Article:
According to Dr. Soneira, "most smartphones and HDTVs run with the screen considerably brighter than it should be, which wastes a lot of power in addition to causing eyestrain." Throwing some hard numbers into the mix, Dr. Soneira points out that HDTVs use as much as 75 percent of the total TV power, which oftentimes translates to over 200 watts. With 330 million TVs in the U.S. alone beaming content 600 billion hours per year, "that adds up to a considerable amount of wasted energy, money, and oil."
Because of this, one would think smartphone and HDTV makers would pay particular attention to automatic brightness schemes, but according to Dr. Soneira's extensive lab testing, that isn't the case. Not by a long shot.
Hit the jump to learn more about what Dr. Soneira has dubbed "brightnessgate."
Apps are vital to a modern smartphone platform’s fortunes. If Microsoft hopes to turn the corner with Windows Phone 7, it will need an unabated supply of quality apps. While it is way too early to pass a verdict on Windows Phone 7 Marketplace, the app store is looking well-stocked ahead of the US launch of smartphones running WinPho 7.
The app count has now breached the 1,000 app mark – Apple’s App Store debuted with 500 apps. But if Microsoft needed a reminder of the very long, treacherous road that lies ahead, the Android Market delivered it by crossing the 100,000 app mark just around the same time as when Microsoft’s app store reached its first milestone.
Depending on how much weight you want to put on Kotaku's "several sources," Sony's PSP2 console is shaping up to be a killer handheld.
Sources confirmed a previous rumor that there will be a touch panel on the back of the hardware, sort of like a giant trackpad. The PSP2 will also come with dual analog sticks, a feature that's missing on current iterations of the PSP.
Sony also decided to go with a larger screen (again, according to Kotaku's sources), which will be sharper than what's on current PSPs. Sony is said to be referring to the screen as "HD" behind closed doors.
Finally, the sources say the PSP2 will ship this Fall beating the holiday sales rush.
Fan created mockup of the PSP2, not an actual prototype.
We received word that Samsung Mobile is planning a big unveiling of a new Android device on November 8, 2010 at 6PM (EST). Short and to the point, we have no idea what it is.
Will it be another smartphone? Perhaps. How about another tablet? For all we know, Samsung is gearing up to launch a sports car that runs on Android and rainbows -- the company simply isn't saying, and so far there haven't been any leaks.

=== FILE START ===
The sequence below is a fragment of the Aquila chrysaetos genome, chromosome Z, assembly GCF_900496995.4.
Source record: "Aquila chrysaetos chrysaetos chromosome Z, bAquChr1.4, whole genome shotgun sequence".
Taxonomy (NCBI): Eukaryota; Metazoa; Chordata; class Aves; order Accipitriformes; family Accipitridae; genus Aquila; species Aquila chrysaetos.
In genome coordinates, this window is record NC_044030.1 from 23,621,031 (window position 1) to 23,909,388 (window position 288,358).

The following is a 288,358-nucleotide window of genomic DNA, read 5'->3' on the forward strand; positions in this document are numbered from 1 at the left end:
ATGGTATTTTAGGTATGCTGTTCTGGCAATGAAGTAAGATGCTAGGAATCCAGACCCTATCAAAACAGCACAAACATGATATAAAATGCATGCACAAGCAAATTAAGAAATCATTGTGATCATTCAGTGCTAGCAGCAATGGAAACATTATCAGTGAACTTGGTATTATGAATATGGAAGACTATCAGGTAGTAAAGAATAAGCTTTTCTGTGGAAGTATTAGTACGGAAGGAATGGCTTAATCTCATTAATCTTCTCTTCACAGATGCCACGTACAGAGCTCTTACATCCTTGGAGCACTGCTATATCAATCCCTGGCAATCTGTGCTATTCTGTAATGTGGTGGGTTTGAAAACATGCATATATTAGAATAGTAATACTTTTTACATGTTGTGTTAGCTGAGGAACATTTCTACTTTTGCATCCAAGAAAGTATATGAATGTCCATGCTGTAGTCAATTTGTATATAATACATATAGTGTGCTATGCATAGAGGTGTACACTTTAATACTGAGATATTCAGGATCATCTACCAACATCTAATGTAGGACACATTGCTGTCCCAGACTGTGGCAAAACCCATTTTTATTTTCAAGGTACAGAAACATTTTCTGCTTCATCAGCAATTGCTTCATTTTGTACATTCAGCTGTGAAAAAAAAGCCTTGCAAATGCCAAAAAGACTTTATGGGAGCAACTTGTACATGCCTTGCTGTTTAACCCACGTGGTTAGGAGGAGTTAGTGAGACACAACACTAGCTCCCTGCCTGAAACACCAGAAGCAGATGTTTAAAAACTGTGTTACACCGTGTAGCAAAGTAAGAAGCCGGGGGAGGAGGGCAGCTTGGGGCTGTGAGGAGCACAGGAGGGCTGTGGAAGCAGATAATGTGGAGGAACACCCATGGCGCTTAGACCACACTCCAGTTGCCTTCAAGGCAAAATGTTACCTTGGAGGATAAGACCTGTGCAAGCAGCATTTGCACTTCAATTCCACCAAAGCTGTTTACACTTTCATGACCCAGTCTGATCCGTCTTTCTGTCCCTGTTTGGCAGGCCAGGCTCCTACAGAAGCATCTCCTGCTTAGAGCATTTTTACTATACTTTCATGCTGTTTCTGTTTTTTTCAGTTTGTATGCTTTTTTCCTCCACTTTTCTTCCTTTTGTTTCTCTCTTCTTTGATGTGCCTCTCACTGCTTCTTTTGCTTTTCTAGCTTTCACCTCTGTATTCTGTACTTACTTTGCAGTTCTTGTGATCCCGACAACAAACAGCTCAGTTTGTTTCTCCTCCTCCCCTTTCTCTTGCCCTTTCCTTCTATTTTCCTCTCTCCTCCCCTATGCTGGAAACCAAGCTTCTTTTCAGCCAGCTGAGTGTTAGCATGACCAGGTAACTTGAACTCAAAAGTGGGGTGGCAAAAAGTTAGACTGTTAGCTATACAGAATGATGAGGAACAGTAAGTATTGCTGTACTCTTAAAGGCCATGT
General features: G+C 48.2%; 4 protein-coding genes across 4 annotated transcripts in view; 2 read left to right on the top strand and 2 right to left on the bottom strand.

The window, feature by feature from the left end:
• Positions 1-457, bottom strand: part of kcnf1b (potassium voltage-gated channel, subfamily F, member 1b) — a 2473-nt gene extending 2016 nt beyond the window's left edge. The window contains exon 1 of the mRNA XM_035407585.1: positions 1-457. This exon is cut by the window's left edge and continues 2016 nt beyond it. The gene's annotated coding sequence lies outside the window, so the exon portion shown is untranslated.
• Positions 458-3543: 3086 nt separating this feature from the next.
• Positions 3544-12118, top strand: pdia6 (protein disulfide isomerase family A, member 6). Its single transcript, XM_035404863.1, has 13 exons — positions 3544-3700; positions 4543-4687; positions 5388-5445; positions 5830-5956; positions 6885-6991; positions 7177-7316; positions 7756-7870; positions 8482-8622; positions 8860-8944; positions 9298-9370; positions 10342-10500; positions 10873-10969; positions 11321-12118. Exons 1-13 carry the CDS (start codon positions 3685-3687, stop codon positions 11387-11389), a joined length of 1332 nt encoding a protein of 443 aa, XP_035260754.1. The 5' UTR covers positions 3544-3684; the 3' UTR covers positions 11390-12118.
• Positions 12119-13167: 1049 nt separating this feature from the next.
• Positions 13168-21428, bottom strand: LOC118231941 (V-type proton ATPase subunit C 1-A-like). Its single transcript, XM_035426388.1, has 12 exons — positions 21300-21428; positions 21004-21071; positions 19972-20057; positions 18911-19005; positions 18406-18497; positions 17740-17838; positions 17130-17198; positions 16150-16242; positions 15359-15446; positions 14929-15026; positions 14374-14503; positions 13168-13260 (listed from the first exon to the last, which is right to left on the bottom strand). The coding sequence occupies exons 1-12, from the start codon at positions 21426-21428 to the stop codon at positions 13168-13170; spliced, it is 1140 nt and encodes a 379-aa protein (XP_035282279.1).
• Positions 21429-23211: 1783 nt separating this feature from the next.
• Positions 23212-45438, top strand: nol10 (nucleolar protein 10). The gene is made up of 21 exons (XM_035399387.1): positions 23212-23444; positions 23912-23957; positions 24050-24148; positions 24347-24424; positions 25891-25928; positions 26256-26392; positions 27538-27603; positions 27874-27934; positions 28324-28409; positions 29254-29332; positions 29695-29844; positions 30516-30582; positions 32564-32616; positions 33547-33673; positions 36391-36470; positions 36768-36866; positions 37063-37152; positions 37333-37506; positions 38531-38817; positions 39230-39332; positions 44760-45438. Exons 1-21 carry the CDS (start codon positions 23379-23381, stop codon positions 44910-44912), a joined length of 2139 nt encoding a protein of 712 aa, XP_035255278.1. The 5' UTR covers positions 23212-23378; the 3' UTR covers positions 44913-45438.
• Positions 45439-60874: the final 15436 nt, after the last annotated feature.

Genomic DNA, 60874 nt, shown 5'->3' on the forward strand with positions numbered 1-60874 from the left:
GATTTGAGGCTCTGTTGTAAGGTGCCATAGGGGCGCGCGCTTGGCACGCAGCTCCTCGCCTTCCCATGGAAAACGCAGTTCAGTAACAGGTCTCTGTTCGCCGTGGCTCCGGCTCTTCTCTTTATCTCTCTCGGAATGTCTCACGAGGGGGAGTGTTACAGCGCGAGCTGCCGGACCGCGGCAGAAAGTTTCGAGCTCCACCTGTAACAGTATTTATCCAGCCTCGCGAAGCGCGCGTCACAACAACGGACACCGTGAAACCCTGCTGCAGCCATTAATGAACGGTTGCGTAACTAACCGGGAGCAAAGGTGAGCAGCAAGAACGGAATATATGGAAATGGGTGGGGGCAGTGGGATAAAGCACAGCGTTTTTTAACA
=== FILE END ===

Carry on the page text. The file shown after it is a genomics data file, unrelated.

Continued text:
Samsung semi-recently launched its line of Galaxy S smartphones, which are available through every major wireless carrier. In November, wireless carriers will also begin selling Samsung's Galaxy Tab slate. We suppose there's a chance that's what all the hoopla is about with this big unveiling, though if that turns out to be the case, that's pretty weaksauce on Samsung's part.
Until price-per-gigabyte ratios come down to pedestrian levels, the sweet spot in solid state drives (SSDs) might be 128GB and under. More and more manufacturers are concentrating on low capacity SSDs, pitching them as affordable boot drives to improve overall performance. Enter Patriot, which just announced the availability of its Torqx TRB series.
The Torqx TRB line comes in 32GB and 64GB flavors, enough to install Linux or Windows (Windows 7 requires a minimum of 16GB in 32-bit form, or 20GB for 64-bit) and a handful of programs. These drives are built around the once-dreaded JMicron controller, though Patriot says the latest generation (JMF616) doesn't suffer the same stuttering problem as previous versions. Towards that end, the drives also include 64MB of DDR2 cache memory.
"As solid-state drive technology advances, we are able to develop SSD solutions that provide the performance users want while reaching the affordable price points they demand. Patriot’s objective is to offer the latest technology while providing the best performance and price options," states Les Henry, Vice President of Engineering at Patriot. "Our Torqx TRB family of SSDs meet these goals. Users upgrading with a Torqx TRB SSD will benefit from improved transfer rates, quicker boot times and the reliability of solid-state storage in their boot drive option. Including a Torqx SSD in your desktop or notebook upgrade plans provides one of the best bang-for-the buck improvements you can make to your system."
Patriot rates the 32GB at up to 245MB/s read and up to 60MB/s write speeds, while the 64GB checks in with up to 260MB/s read and up to 115MB/s write speeds.
Despite the supposed "immediate availability" of these drives, we didn't spot any listed at the usual online hangouts (Newegg, Amazon, and the like). Suffice to say, no word yet on price, either MSRP or street.